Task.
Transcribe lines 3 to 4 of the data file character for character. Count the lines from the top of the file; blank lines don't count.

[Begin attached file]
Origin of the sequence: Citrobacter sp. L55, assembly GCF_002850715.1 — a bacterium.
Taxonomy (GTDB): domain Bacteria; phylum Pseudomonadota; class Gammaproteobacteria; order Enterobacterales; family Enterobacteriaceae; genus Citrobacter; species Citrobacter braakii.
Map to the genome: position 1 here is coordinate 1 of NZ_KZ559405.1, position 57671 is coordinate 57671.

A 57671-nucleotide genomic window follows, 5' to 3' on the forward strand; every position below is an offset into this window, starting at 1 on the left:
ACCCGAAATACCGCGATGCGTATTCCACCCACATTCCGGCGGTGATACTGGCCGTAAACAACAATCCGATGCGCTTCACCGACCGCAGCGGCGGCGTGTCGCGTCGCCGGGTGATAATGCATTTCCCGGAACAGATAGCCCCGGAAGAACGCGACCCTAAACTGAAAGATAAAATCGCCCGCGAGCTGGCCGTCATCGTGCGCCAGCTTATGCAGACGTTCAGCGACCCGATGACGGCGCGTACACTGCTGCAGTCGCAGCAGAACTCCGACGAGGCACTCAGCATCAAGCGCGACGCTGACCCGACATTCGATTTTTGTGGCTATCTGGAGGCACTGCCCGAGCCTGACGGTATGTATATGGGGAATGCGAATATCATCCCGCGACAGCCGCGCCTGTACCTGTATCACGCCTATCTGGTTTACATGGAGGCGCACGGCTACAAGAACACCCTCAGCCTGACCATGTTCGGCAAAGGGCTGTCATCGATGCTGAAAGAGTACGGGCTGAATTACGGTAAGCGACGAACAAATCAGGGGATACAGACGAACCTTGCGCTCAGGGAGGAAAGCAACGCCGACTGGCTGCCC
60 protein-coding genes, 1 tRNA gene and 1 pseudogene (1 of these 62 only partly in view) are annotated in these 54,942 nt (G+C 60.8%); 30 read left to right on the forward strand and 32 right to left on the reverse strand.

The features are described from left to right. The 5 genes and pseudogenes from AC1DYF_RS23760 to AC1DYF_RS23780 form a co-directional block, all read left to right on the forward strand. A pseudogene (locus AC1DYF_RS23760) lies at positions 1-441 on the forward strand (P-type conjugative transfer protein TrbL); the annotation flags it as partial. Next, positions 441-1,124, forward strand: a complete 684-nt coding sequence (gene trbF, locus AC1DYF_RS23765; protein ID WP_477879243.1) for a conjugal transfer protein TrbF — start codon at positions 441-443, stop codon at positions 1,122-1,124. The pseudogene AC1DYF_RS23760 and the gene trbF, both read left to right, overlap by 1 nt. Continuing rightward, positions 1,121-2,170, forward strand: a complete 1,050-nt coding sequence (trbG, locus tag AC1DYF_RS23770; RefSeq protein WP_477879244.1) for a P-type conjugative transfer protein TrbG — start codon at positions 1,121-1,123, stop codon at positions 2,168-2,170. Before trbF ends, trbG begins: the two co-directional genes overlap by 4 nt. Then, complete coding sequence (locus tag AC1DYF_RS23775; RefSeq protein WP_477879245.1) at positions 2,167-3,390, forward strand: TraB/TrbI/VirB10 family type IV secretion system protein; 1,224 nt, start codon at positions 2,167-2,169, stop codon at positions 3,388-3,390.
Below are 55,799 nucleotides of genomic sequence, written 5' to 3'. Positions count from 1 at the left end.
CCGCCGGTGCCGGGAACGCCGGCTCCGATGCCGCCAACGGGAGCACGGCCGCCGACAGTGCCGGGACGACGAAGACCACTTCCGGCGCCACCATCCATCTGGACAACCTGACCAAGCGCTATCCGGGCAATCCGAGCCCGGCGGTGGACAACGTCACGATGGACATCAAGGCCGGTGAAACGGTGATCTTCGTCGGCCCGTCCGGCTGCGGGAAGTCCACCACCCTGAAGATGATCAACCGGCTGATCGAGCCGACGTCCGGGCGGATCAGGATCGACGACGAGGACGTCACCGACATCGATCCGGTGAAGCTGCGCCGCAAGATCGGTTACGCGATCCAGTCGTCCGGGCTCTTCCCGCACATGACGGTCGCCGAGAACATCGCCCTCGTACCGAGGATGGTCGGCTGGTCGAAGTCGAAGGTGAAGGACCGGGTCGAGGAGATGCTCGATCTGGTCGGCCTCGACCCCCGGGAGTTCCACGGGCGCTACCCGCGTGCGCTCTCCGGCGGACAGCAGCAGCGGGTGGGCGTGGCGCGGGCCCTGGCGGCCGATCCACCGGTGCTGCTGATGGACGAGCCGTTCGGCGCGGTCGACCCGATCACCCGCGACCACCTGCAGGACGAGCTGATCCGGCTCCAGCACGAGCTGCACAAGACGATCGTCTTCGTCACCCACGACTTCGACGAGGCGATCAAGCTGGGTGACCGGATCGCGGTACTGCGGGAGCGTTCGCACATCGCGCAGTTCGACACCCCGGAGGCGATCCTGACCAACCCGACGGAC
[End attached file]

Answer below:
Map to the genome: position 1 here is coordinate 1 of NZ_KZ559405.1, position 57671 is coordinate 57671.

A 57671-nucleotide genomic window follows, 5' to 3' on the forward strand; every position below is an offset into this window, starting at 1 on the left: